In recent decades, everything seems to be moving online, and healthcare should be no different. The healthcare industry changes all the time to make room for new research findings and integrate new systems. Today’s medical industry has changed in ways like never seen before. With the growth of the internet and the dominance of smart devices, people are gradually warming up to the ides of receiving healthcare online. Welcome to telemedicine.
Although you might have just heard of it, this word is older than you can imagine. It is just that the technology is finally finding a home in this decade. Tech companies may have played a big part in this by easing the transition by training people to take care of several things right from home. You can now get your grocery on Instacart or watch the latest movie on Netflix without moving an inch.
When it comes to health, the same applies. Using virtual medicine companies like OurDoctor, can help you get appointments faster than usual. The idea of many telemedicine companies is to keep as many people at home as possible, and rightly so. For example, a flu-stricken patient may be unable or unwilling to go to see a doctor.
With telemedicine, the patient can receive all the help needed online by scheduling a quick video checkup. Dermatology exams, therapy, or pink eye is treatable at home. Just turn on the camera and have a chat with your doctor. To a degree, this long-distance seems to be working. We have noticed tremendous growth in the use of telemedicine over the years. Teladoc, for example, on its busiest day last year, saw over 10,000 patients use their services in one day.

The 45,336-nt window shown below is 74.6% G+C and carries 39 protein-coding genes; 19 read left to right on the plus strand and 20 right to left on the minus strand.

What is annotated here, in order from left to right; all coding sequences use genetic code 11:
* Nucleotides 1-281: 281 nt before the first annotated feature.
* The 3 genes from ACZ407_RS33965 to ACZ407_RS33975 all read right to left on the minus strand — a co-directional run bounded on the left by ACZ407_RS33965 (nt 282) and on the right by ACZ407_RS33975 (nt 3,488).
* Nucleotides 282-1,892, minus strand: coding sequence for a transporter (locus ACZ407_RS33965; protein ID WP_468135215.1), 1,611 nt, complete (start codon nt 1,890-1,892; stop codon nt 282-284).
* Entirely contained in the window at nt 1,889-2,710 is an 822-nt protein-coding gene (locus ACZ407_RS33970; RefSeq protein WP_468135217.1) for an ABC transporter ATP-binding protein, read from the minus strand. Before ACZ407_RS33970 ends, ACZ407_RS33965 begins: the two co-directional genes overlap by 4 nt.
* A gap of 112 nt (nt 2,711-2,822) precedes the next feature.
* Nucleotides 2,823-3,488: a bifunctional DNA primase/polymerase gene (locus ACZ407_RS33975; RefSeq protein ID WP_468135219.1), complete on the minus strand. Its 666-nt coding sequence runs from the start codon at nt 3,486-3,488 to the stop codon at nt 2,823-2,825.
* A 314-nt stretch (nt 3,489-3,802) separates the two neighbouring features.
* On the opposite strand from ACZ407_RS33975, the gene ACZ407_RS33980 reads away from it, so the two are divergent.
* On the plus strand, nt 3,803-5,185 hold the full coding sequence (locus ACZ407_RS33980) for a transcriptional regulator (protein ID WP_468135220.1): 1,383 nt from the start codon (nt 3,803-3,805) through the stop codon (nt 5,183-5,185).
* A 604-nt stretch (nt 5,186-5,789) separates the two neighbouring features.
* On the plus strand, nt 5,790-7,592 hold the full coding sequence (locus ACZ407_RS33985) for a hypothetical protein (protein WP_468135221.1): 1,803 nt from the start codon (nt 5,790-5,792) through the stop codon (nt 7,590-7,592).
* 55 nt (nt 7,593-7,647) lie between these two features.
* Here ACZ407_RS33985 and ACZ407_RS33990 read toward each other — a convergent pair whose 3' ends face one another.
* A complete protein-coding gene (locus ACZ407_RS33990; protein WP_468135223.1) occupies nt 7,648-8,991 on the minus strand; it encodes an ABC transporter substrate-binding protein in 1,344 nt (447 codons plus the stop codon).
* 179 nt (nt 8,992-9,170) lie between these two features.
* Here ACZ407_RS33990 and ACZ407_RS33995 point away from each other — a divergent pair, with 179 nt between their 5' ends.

By keeping patients at home, the Telemedicine companies are helping prevent the spread of germs from ailments such as the flu. Another reason for telemedicine is that it helps treat the small maladies at home, while the doctors on the ground focus on the more critical cases.
So who pays?
For the many citizens using Medicare and Medicaid, your fellow taxpayers typically absorb that cost. For the people with health insurance from their bosses, the workforce might end up clearing your bill.
What we have concluded is that most telemedicine visits are from people who would have otherwise stayed at home. If this trend continues, it could mean saving healthcare some money. However, keep in mind that each time you make a telematics visit, a new bill pops up that someone has to pay.